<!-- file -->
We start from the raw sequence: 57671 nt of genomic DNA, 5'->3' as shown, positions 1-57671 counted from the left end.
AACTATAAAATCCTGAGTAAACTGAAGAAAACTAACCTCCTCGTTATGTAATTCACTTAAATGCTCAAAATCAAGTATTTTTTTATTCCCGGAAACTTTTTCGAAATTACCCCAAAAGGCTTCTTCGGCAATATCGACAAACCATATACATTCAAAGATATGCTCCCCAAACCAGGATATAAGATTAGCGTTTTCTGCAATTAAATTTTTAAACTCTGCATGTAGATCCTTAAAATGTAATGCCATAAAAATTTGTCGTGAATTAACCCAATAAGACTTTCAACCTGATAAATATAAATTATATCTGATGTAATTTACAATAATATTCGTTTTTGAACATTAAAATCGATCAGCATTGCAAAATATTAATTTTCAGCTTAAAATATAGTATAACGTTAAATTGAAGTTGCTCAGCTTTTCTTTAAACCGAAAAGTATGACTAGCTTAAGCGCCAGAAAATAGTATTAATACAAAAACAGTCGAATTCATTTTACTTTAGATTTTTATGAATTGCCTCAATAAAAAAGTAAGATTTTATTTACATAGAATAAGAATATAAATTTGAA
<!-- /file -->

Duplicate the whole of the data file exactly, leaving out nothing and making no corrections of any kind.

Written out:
We start from the raw sequence: 57671 nt of genomic DNA, 5'->3' as shown, positions 1-57671 counted from the left end.
AACTATAAAATCCTGAGTAAACTGAAGAAAACTAACCTCCTCGTTATGTAATTCACTTAAATGCTCAAAATCAAGTATTTTTTTATTCCCGGAAACTTTTTCGAAATTACCCCAAAAGGCTTCTTCGGCAATATCGACAAACCATATACATTCAAAGATATGCTCCCCAAACCAGGATATAAGATTAGCGTTTTCTGCAATTAAATTTTTAAACTCTGCATGTAGATCCTTAAAATGTAATGCCATAAAAATTTGTCGTGAATTAACCCAATAAGACTTTCAACCTGATAAATATAAATTATATCTGATGTAATTTACAATAATATTCGTTTTTGAACATTAAAATCGATCAGCATTGCAAAATATTAATTTTCAGCTTAAAATATAGTATAACGTTAAATTGAAGTTGCTCAGCTTTTCTTTAAACCGAAAAGTATGACTAGCTTAAGCGCCAGAAAATAGTATTAATACAAAAACAGTCGAATTCATTTTACTTTAGATTTTTATGAATTGCCTCAATAAAAAAGTAAGATTTTATTTACATAGAATAAGAATATAAATTTGAA